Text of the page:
Living Grief (and Love) During The Holidays
By Stacy Morrison on December 22, 2011
BlogHer Original Post
When I was growing up, my family and I put up and decorated the Christmas tree every Christmas Eve. That was my dad's rule. What were also his rules were the exact way and order in which the tree would be decorated: first, the white lights, woven deep inside the tree to give it an inner glow; then colored lights on the outside branches; then tiny silver balls tucked toward the trunk, to reflect the white light; then colored glass balls; and, at last, the fancy ornaments, which came in trios, one for me and each of my brothers, branded with my mom's tiny and elegant handwriting noting the year the ornament represented. Then we topped it all off with delicate streams of tinsel, applied painstakingly with my mother's particular method -- holding a swath of tinsel between your thumb and forefinger, slowly move your hand over the branches, so the needles gently grasp just a strand or three, never too many pieces at once. Just the just-right amount of glint and shine to bring the tree all together.
I loved this exacting ritual, enacted the same way year after year -- though I thought it was terrible to have to wait to put up a tree we'd bought two weeks before. It stood, a silent sentinel, on the front porch, the water in its bucket often frozen in a solid plug around its stump. I would go outside and visit it on the front porch, my breath coming out in puffs, until my hands were too cold to stay there any longer.
As my brothers and I grew up, and moved out of the house, went off to college, got jobs and partners and our own freestanding lives, the tree tradition continued. My father would wait until Christmas Eve, when at least one or two of the three of us had arrived home for the holiday. And we'd decorate it together again, Vince Guaraldi on the stereo keeping us in joyful company. And at night on Christmas Eve, we all sat in the living room, with all the lights out except for the tree, and watched it sparkle, and murmured quiet conversation to each other. These nights were among our family's most placid moments. We knew what each of us was supposed to do and where we were supposed to be. There was no negotiating for family position; just Handel's soaring Messiah on the record player and the twinkling lights and the smell of the logs that were constantly burning in the stone fireplace. Home.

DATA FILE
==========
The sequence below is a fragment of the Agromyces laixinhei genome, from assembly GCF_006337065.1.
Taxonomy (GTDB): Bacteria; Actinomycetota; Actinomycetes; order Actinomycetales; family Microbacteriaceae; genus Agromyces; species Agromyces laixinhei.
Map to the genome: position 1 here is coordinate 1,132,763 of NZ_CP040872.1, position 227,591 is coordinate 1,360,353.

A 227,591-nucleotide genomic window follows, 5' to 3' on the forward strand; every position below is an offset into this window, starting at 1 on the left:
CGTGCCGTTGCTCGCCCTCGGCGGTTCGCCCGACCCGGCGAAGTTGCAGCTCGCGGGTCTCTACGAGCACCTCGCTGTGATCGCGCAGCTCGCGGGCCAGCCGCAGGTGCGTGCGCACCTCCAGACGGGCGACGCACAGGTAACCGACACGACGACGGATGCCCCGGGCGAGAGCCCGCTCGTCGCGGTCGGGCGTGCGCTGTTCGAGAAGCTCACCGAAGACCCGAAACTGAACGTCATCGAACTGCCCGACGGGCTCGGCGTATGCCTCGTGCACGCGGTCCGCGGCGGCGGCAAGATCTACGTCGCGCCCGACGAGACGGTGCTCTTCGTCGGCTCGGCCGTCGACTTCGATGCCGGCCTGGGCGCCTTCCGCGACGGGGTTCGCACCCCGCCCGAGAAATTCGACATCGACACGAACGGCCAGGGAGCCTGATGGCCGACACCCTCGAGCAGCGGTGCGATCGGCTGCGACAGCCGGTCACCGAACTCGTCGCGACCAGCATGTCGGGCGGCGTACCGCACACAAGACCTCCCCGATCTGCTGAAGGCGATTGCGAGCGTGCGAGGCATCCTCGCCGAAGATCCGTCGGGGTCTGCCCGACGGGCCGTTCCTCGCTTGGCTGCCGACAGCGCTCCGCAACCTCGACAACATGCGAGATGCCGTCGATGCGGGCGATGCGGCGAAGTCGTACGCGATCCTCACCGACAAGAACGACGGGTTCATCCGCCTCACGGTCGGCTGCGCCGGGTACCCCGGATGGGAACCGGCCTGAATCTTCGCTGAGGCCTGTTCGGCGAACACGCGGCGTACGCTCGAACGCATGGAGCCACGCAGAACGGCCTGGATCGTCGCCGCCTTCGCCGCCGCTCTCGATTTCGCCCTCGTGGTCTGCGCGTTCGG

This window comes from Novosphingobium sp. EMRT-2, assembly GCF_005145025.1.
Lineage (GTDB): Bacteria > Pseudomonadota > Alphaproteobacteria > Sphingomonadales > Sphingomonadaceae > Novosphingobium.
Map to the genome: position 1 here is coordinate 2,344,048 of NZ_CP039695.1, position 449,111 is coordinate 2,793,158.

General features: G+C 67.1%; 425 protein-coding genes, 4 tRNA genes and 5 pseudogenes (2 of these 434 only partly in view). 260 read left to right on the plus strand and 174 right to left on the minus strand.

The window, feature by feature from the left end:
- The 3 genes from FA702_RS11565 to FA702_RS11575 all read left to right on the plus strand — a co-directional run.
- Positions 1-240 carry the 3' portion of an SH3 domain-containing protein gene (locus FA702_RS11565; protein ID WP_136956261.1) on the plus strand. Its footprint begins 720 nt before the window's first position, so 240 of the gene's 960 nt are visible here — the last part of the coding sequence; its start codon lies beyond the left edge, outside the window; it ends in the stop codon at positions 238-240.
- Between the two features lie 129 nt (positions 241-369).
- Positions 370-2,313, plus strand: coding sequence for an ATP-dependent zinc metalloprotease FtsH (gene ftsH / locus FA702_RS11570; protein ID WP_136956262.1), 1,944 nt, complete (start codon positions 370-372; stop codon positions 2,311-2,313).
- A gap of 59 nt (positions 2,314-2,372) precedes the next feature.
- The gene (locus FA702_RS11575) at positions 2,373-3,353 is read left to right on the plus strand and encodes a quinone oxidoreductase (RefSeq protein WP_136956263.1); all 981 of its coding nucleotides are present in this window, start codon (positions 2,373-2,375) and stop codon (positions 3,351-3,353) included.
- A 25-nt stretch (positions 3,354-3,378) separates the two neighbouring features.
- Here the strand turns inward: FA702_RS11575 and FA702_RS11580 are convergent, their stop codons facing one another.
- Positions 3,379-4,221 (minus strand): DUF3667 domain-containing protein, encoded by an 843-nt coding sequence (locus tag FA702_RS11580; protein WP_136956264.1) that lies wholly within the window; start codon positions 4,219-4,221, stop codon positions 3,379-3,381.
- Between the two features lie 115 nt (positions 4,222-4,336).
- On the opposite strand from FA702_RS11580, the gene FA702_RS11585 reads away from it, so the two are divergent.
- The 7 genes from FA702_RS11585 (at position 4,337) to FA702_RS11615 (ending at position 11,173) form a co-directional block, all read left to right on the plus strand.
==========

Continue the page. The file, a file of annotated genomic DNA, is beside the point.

But time does its inexorable walk, which we can count in holidays or years or photos or my dad's hair and beard gone gray, or my mother's slowing pace. I took the helm of all the elaborate Christmas dinner planning and cooking in 2010, when my mother finally admitted she wasn't able to stand as long as all that festivity required. We opened a bottle of Dom Perignon to toast my parents' 50th wedding anniversary, which they'd celebrated just 9 days before. A landmark, a lifetime together.
That was my brother's and my last Christmas with our parents. Sudden and cruel illnesses took them over and took them away in the six months that followed. And so last year my brothers and I faced our final Christmas at their home, before we packed everything our parents had lovingly collected over the years into an armada of boxes and sent them off to be auctioned away to strangers.
My brothers assigned me the task of putting up the Christmas tree. "You'll do it the way dad did it," said my brother, Scott, who had never had the patience to weave in the light strands just so. He and I went into the basement and plowed through the inconceivable number of boxes filled with Christmas decorations. Over the years, my mother had gathered a decorative holiday object for every surface: the partridge-in-a-pear-tree she'd made for one of the bathrooms; the Santa sleigh filled with teeny little boxes she'd wrapped in colored foil for the hall table; the mistletoe ball on its red velvet ribbon, hanging from the dining room entrance. Opening those boxes was like opening the wound of their loss: without my mother's passion and love of the holidays attached, these items were worth nothing, a collection of musty and aging creations. We sealed up these decorations and pushed them into a corner, carrying upstairs the dozen boxes or so that carried the ornaments for the tree. And I got to work, feeling the years and history whoosh by my ears with every ornament I lifted out of its box, pegged to an exact moment in our family history.